While in Minnesota to observe work on the new St. Croix River bridge, Bachmann brushed off backlash over her speculation that U.S. Rep. Keith Ellison, D-Ind., and Huma Abedin, deputy chief of staff for Secretary of State Hillary Clinton, have ties to the Muslim Brotherhood.
"The concerns I have and my colleagues have are real," she told the St. Paul (Minnesota) Pioneer Press Monday. "We cannot elevate political correctness over national security."
Bachmann leveled the accusations June 13 in a letter to Deputy Inspector General of the Department of State Harold Geisel, backed by Rep. Trent Franks, R-Ariz.; Rep. Louie Gohmert, R-Texas; Rep. Tom Rooney, R-Florida and Rep. Lynn Westmoreland, R-Ga.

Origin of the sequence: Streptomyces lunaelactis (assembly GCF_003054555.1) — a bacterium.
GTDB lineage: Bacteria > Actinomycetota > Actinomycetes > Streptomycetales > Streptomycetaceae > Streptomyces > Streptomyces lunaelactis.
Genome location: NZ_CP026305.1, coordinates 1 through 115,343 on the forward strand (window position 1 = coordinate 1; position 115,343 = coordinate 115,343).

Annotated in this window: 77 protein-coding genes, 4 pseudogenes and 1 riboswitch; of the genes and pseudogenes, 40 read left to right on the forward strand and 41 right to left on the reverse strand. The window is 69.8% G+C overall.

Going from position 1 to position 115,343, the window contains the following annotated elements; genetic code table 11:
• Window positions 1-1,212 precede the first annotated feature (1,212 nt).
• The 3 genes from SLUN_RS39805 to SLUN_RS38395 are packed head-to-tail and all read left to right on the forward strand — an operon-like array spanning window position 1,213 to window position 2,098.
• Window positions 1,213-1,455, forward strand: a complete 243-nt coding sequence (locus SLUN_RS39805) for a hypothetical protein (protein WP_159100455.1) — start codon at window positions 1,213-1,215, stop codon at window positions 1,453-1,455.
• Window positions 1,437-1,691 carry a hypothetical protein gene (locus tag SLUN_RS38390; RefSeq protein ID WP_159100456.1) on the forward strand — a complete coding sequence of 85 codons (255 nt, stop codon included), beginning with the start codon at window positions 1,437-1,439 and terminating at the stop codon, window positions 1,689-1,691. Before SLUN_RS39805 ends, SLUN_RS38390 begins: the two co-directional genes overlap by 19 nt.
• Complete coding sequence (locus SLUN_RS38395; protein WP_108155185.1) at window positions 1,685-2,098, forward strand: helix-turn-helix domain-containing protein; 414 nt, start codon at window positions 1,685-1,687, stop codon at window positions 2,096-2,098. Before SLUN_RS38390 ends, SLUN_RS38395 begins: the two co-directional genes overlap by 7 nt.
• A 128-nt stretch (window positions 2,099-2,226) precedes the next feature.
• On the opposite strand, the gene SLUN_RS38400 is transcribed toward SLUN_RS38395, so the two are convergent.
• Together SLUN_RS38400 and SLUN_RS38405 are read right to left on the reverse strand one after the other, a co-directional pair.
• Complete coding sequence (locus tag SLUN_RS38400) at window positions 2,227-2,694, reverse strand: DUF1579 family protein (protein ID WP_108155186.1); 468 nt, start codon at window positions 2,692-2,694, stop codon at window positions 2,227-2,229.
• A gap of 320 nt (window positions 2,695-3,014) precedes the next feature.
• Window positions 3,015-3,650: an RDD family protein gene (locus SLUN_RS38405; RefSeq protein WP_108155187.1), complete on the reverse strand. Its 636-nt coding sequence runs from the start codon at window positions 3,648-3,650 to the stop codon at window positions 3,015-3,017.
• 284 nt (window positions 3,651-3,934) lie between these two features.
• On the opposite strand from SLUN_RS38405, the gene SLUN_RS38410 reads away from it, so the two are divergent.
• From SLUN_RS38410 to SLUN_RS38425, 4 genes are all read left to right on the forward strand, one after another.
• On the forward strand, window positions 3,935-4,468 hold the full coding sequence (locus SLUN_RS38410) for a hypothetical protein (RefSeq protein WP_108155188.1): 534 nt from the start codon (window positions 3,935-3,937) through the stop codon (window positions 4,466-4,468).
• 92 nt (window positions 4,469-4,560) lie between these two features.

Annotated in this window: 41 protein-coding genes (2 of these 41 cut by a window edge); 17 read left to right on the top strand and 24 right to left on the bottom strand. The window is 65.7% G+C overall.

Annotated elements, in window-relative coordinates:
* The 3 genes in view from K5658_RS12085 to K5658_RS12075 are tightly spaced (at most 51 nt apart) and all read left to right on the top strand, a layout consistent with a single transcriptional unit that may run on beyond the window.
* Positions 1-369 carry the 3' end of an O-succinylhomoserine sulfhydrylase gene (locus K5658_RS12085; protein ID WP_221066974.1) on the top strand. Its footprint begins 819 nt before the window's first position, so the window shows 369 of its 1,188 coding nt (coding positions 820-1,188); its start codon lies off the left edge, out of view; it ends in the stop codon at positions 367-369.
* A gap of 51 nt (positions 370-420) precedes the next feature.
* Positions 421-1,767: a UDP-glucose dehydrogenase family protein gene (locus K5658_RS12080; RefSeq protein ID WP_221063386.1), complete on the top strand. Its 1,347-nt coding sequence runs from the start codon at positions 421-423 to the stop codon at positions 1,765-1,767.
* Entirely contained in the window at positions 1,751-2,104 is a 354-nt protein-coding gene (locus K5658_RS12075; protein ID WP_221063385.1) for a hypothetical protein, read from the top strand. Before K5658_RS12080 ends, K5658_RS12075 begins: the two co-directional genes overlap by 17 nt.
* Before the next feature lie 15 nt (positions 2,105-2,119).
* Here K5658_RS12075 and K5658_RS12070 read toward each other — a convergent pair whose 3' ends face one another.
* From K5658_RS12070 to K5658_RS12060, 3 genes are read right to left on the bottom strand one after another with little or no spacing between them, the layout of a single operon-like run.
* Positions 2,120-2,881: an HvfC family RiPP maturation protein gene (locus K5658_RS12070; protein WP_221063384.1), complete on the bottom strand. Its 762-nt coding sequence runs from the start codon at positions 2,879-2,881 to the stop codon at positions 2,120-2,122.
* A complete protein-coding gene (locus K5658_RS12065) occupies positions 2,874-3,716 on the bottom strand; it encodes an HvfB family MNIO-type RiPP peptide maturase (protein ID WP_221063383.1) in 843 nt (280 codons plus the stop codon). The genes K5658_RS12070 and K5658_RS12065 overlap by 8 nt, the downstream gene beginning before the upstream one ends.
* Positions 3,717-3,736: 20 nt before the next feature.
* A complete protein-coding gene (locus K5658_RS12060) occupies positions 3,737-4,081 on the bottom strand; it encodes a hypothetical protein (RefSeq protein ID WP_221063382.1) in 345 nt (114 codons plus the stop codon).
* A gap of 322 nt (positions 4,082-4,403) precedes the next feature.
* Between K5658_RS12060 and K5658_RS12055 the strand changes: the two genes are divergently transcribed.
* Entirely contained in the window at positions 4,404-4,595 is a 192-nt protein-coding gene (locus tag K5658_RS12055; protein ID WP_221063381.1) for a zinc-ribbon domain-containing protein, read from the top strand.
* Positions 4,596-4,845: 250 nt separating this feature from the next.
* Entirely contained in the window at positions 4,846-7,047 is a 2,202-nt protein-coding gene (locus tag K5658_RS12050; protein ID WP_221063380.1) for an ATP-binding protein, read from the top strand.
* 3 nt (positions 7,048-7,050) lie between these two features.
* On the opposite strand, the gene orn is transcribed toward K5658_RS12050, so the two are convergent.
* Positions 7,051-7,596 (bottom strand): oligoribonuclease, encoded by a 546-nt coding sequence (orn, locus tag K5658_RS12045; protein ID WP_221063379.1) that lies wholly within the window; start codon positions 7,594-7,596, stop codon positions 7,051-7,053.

Abedin, a practicing Muslim, has declined to comment on the allegations; however, the New York Post reported she and her family are under police protection following unspecified threats made shortly after Bachmann's accusations.
Sen. John McCain, R-Ariz., came to Abedin's defense, calling the letter an "unwarranted and unfounded attack on an honorable woman, a dedicated American and a loyal public servant." Speaker of the House John Boehner, R-Oho, called the accusations "pretty dangerous."